AppleTV+ announced Thursday that they’ve renewed Shrinking for a second season — making this a good time to post a review of the series. The eighth (out of 10) first season episode premieres Friday.

First up, full disclosure: I tend to like just about anything with a Bill Lawrence connection. This dates back to the executive producer’s early animated gem Clone High and later his sitcom Scrubs through to his current worldwide smash Ted Lasso, returning for a third and final season March 15.

Another key player is Brett Goldstein, so good as Roy Kent on Lasso and a writer/executive producer on Shrinking. Then there is Jason Segel, who stars in, and co-created Shrinking with these two other talented chaps.

I even liked Lawrence’s Cougar Town, even though the title was so bad they complained about it in the show’s own opening credits each week.

When I was on the set of Cougar Town several years ago in Los Angeles, the main star of that series, former Friends‘ player Courteney Cox, revealed that Lawrence had laid down a “No Assholes Policy” in casting that series. As a result, everybody got along and it was a very positive work environment.

Tennie (left) and Williams

You can’t help but get that same vibe from watching Shrinking. This series is about a therapist named Jimmy (played by Segel) who has been grieving the loss of his wife for a year. Off balance, he starts telling his patients exactly what he thinks. His friends try to limit the damage.


The series boasts a stellar cast, including movie star Harrison Ford in his first regular series role as Paul, senior partner at the psychiatry boutique.

Jessica Williams (as fellow shrink Gaby), Christa Miller (neighbour Liz), Lukita Maxwell (Jimmy’s daughter Alice), Michael Urie (Jimmy’s lawyer pal Brian) and Luke Tennie (Jimmy’s live-in patient Sean) round out the main cast.

The AppleTV+ series is charming and likeable, words that might damn a modern comedy except a) the cast is uniformly excellent, b) there is just enough weight to the issues being explored to keep things grounded and c) man, do we need charming and likeable right now. (See Lasso, Ted).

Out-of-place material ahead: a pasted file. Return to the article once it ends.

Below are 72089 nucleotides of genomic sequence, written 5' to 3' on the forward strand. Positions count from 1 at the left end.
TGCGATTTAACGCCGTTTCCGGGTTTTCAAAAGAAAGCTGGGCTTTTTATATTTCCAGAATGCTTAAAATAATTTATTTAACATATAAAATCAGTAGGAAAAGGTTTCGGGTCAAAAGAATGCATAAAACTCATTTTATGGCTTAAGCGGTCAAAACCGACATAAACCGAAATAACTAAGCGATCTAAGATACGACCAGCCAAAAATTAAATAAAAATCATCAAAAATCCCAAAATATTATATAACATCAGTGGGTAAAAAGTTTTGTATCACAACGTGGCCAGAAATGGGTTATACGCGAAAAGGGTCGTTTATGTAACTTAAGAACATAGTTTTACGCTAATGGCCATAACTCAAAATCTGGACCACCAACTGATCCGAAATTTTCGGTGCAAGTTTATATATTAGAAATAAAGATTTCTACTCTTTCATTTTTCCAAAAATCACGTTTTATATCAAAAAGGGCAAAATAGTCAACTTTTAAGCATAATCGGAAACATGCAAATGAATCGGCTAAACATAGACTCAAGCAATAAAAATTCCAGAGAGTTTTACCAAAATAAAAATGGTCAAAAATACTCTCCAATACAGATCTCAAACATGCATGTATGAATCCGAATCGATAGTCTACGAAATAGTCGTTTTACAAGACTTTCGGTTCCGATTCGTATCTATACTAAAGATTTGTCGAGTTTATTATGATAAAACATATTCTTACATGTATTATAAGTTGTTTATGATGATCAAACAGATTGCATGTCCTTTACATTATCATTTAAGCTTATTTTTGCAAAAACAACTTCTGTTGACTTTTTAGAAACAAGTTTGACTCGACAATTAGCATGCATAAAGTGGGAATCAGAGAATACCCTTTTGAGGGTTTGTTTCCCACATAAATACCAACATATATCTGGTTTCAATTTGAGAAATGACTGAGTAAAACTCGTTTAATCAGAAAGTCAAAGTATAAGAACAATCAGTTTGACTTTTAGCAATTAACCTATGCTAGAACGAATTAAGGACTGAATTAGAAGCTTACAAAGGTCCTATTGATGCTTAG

There is, however, an artificial chumminess to the ‘burb where this story is set. The next door neighbor is ministering to the shrink by being a too-involved surrogate to his daughter Alice. Angry young man Sean, sent by the authorities to Jimmy the shrink, should probably not be living in his pool house. Meanwhile, at the office, these three therapists are all way too up in each other bidness.

Ford (left) and Maxwell in Shrinking

So, yes, hilarity ensues, and conflict abounds, but this is a fairly idealistic, balanced world. The same could be said for Cougar Town, which was a series with much bigger wine glasses, commercial breaks and far less explicit language.

Anchoring the series is Segal, so good at playing characters who are struggling. There’s something about that vast, expressive face that simply elevates the comedy and the drama. Then there’s Ford, who steals every scene.

The other commendable aspect of Shrinking is the multi-generational storylines. Scenes between boomer Paul and Gen Z Alice depict an interesting connection, a bond also seen recently in Only Murder in the Building. This is also a much more diverse neighbourhood than the one found on the Cougar Town cul-de-sac. Shrinking ticks a lot of casting boxes, but the colourblind casting seems more inclusive than laboured. Williams in particular is great as Gaby, who stands out as much as she blends in. As played by Urie, Brian is much more than the gay friend and extends the fun chemistry of the entire ensemble.

Miller (left) and McGinley: both bring the funny

While we’ve seen Miller play acerbic before (On The Drew Carey Show as well as Cougar Town) she brings a welcome note of cynicism along with her comedy chops. Cast opposite as her husband Derek is Ted McGinley. Yes, showkiller Ted McGinley! He’s adorably laid back and unplugged and drifts into one or two scenes each episode like a comedy power play specialist.

So, yes, charming and likeable yet, with a second season pickup, potent enough to stomp the McGinley show killer curse. Shrinking really is therapeutic.

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